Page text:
Energy drinks, a Scottish research has suggested, do infact help athletes improve their endurance and levels of performance.
The study of young sportsmen and women found that consuming the drinks before and during exercise meant they could play in team games for longer than those who had not used the products.
The researchers said the study highlighted the importance of hydration and energy intake for performance during intense sporting activities, reports the Scotsman.
The Edinburgh University study recruited student's aged 12 to 14 to help assess the effectiveness of sports drinks.
The team measured the performance of the 15 youngsters during exercises designed to simulate the physical demands of team games such as football, rugby and hockey.
The group, who were recruited from George Watson's College in Edinburgh and other schools, were tested using one particular brand of energy drink called High5. The solution contains carbohydrates, sodium, potassium, magnesium and calcium.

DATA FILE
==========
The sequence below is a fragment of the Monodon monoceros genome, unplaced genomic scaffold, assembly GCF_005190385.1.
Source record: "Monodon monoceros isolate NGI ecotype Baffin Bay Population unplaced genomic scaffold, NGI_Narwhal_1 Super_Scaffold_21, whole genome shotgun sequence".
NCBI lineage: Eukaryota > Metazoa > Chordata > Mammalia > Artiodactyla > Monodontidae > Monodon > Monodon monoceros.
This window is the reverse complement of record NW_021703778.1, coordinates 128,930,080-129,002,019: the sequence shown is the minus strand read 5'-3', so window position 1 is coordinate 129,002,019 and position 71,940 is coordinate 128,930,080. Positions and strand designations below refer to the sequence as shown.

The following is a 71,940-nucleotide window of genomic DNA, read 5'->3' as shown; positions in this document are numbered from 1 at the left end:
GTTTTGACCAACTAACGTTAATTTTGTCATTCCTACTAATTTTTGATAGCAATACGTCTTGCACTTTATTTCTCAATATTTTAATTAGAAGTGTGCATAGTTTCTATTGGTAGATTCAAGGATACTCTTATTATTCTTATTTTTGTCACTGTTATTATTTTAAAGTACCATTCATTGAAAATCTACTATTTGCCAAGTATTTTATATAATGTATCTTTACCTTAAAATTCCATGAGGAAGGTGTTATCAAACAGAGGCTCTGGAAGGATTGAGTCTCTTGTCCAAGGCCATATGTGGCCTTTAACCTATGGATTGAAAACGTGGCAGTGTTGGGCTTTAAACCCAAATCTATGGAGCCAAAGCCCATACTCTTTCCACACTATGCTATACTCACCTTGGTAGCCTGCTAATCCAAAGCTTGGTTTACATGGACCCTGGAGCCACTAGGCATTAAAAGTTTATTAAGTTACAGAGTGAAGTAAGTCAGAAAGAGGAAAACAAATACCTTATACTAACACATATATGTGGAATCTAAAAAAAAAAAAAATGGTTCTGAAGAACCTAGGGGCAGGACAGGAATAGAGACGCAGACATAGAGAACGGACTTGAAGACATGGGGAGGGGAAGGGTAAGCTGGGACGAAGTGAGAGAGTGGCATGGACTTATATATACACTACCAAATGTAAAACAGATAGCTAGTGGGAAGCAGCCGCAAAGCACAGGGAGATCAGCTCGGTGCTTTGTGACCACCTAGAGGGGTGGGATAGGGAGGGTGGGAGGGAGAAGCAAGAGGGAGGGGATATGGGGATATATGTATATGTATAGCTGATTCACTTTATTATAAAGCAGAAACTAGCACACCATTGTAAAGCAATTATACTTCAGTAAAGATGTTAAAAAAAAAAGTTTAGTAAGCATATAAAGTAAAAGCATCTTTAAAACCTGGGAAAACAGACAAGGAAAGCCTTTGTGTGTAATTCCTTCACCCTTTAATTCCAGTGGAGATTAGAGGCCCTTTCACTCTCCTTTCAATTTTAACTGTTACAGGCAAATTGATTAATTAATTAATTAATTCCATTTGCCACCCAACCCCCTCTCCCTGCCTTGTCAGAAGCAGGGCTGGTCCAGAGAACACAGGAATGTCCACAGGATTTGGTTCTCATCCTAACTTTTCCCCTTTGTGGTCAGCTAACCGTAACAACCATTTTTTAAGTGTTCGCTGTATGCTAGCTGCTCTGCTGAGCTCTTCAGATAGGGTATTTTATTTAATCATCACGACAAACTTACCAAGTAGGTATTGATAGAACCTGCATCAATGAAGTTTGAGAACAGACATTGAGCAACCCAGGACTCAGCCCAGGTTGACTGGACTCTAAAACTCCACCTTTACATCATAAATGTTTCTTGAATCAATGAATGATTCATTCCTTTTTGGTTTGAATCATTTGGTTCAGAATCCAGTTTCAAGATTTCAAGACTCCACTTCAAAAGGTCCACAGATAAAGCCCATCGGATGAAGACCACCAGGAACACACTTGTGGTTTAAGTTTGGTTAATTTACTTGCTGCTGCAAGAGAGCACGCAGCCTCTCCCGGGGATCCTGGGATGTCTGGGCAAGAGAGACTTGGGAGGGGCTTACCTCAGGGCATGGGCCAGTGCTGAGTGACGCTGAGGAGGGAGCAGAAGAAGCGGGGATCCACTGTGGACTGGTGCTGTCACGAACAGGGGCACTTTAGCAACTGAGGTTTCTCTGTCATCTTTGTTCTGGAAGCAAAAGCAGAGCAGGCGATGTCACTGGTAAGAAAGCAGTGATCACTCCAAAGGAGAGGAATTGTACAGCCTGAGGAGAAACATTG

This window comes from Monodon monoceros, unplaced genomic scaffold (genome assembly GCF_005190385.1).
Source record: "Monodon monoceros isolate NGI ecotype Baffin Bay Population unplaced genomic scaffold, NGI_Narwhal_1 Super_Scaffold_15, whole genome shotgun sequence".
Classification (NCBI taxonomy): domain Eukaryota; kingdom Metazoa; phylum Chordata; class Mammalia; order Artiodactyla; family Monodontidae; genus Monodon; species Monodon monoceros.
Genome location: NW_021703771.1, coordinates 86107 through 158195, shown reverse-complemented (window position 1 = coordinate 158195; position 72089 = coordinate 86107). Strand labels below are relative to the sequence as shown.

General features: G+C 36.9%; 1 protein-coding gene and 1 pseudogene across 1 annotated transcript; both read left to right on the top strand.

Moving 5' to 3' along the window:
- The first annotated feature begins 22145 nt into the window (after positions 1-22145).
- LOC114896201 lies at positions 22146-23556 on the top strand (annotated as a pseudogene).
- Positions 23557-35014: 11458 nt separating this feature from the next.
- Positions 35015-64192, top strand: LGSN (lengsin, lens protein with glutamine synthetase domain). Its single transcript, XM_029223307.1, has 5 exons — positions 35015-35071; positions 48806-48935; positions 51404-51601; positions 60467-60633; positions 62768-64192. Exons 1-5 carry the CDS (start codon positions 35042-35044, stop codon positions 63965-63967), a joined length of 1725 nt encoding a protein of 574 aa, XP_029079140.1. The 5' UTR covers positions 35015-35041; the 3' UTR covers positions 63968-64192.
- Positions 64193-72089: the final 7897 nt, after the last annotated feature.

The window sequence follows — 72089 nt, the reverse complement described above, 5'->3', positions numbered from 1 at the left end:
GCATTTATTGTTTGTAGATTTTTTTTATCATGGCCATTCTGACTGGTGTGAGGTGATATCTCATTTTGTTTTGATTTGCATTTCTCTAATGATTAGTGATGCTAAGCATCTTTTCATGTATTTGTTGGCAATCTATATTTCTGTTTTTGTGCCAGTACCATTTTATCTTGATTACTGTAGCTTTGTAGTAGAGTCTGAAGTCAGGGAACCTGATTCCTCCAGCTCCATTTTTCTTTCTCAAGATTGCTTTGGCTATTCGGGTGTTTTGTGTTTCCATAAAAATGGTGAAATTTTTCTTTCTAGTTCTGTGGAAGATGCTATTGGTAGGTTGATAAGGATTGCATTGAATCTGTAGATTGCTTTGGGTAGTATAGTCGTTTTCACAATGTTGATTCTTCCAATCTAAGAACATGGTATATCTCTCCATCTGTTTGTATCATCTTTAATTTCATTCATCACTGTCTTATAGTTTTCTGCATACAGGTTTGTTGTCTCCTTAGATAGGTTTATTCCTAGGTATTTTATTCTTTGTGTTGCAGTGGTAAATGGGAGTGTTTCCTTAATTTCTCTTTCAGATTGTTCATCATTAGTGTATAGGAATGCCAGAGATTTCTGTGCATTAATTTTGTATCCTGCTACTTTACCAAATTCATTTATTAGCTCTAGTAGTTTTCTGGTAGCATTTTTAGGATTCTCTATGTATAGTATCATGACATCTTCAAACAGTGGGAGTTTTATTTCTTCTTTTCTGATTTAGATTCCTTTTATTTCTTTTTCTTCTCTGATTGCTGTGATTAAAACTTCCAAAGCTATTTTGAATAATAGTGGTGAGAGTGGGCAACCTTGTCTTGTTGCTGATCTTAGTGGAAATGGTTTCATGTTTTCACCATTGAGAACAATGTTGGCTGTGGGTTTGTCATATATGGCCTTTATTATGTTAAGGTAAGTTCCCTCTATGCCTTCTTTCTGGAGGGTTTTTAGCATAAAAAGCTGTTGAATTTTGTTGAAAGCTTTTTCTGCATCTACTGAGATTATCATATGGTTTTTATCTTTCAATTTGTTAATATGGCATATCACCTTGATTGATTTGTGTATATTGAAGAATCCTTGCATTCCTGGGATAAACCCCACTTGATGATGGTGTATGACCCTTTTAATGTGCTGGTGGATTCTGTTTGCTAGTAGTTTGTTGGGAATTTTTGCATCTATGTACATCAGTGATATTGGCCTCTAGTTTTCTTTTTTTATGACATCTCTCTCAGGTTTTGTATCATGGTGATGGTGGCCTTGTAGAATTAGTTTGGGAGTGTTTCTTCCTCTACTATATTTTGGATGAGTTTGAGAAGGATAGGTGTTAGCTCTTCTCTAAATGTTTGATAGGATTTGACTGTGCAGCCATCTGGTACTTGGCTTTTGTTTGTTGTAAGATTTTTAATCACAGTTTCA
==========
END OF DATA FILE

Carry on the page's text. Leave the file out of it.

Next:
The performance of students using the product was compared with that of players when they drank a non-carbohydrate placebo solution.
The researchers found that taking the 6 per cent carbohydrate-electrolyte solution helped the young people continue high-intensity, stop-start activity for up to 24 per cent longer than those using the placebo drink.
The research has been written in the European Journal of Applied Physiology.